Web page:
I am going to buy one that will be my last bandsaw, so it has to be a good one. I am looking at the two Grizzly’s reviewed in FWW Tools and Shops Annual Issue. I will never have great access to wood, so I suspect my choices will be limited, and I will buy in bulk, resaw, make my veneers, etc. But I am old, and my shop size is limited. So the 17 inch is tempting, but I just don’t know. It will have to be mobile, and that means big stable wheels with locks. The larger, essentially 19 inch beast is just too much, I suspect. One of the things I have noted, though, if you have a monster bandsaw, you start doing ripping and all sorts of things on it. That means I wouldn’t ever have to upgrade the TS, which would be a big savings. Actually, all along, I thought I could get along with this TS. Just need to fix the guard and the dust collection.

Nothing more fun than talking about planes, and bandsaws…........(-:

-- Jim, Anchorage Alaska

View ShopTinker's profile


884 posts in 2793 days

#4 posted 11-15-2010 02:09 AM

Great idea! I’m checking my setup to see if I can do this to my saw.

-- Dan - Valparaiso, Indiana, "A smart man changes his mind, a fool never does."

View Jim Bertelson's profile

Jim Bertelson

4179 posts in 3189 days

#5 posted 11-15-2010 02:14 AM

I know you have the Vega fence (which I love, and you have said good things also), and I kinda assumed you had the Delta Contractor Saw. If so, this mod should work, and it is super easy. Need some knobs, I used 5/16 and that fits the front bolt, and the back slot as well. I had everything in the shop, so it was a no brainer. I had the inspiration in a flash, primed by Rand’s (lilredweldingrod) safety blog item. I couldn’t believe it when I put that bolt in backwards on the front and put on the knob, two minutes, why didn’t I do that before? I think will be OK with different blade angles etc. Now it is super easy.

-- Jim, Anchorage Alaska

View Jim Bertelson's profile

Jim Bertelson

4179 posts in 3189 days

#6 posted 11-15-2010 02:20 AM

Hey Dan, nice to hear from you again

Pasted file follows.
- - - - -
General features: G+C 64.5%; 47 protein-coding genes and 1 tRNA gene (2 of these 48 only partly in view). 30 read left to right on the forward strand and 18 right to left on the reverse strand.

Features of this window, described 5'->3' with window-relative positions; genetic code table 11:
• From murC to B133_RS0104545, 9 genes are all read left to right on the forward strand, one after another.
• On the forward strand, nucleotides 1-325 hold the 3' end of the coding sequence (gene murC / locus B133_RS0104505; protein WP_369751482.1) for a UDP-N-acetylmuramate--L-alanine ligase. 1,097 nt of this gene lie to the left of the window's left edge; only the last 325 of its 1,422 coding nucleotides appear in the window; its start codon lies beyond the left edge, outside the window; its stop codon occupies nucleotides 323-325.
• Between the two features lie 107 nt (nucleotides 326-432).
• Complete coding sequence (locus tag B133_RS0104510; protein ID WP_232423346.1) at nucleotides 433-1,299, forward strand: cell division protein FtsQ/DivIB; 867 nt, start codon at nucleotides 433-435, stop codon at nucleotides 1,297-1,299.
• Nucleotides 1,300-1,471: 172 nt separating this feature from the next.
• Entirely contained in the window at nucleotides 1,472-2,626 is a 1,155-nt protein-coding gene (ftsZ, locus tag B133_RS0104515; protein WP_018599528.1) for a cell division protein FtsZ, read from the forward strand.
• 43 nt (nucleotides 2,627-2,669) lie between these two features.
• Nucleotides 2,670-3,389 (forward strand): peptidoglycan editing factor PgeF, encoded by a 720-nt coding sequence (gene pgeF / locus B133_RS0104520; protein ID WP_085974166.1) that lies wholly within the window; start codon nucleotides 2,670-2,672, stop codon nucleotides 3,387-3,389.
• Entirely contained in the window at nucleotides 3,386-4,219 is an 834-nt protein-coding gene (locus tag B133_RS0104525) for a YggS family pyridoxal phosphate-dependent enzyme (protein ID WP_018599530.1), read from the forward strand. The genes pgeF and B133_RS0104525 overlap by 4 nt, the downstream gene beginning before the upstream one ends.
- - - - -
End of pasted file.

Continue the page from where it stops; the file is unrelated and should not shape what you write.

I noticed in your buddies list you had John Nixon, and I am about to blog an update to my super sled, which is really his design… least I will blog it if I ever get off of this post…............(-:

-- Jim, Anchorage Alaska

View lilredweldingrod's profile


2496 posts in 3131 days

#7 posted 11-15-2010 02:21 AM

I wish my old Ridgid would allow that upgrade. Way to go Jim. Rand

View Jim Bertelson's profile

Jim Bertelson

4179 posts in 3189 days

#8 posted 11-15-2010 02:38 AM

Rats, oh well, use you imaginative noggin and figure out your own way to make it easy… there is a way. I would not have done it except for the nudging from your post…........

Thanks buddy….........

You have made me a little safer, and my day a little brighter…........


-- Jim, Anchorage Alaska

View stefang's profile


15881 posts in 3359 days

#9 posted 11-15-2010 01:38 PM

A really good improvement Jim. All those little conveniences add up when you are working on a project. They also encourage the use of safety devices because of the ease in remounting. Well done.

-- Mike, an American living in Norway.

View Jim Bertelson's profile

Jim Bertelson

4179 posts in 3189 days

#10 posted 11-15-2010 05:09 PM

This was so simple, I am amazed I didn’t try it earlier. Rand made a safety post, and that just triggered my brain to look again. 20 minutes later I had the new setup. This truly was quick and easy.


-- Jim, Anchorage Alaska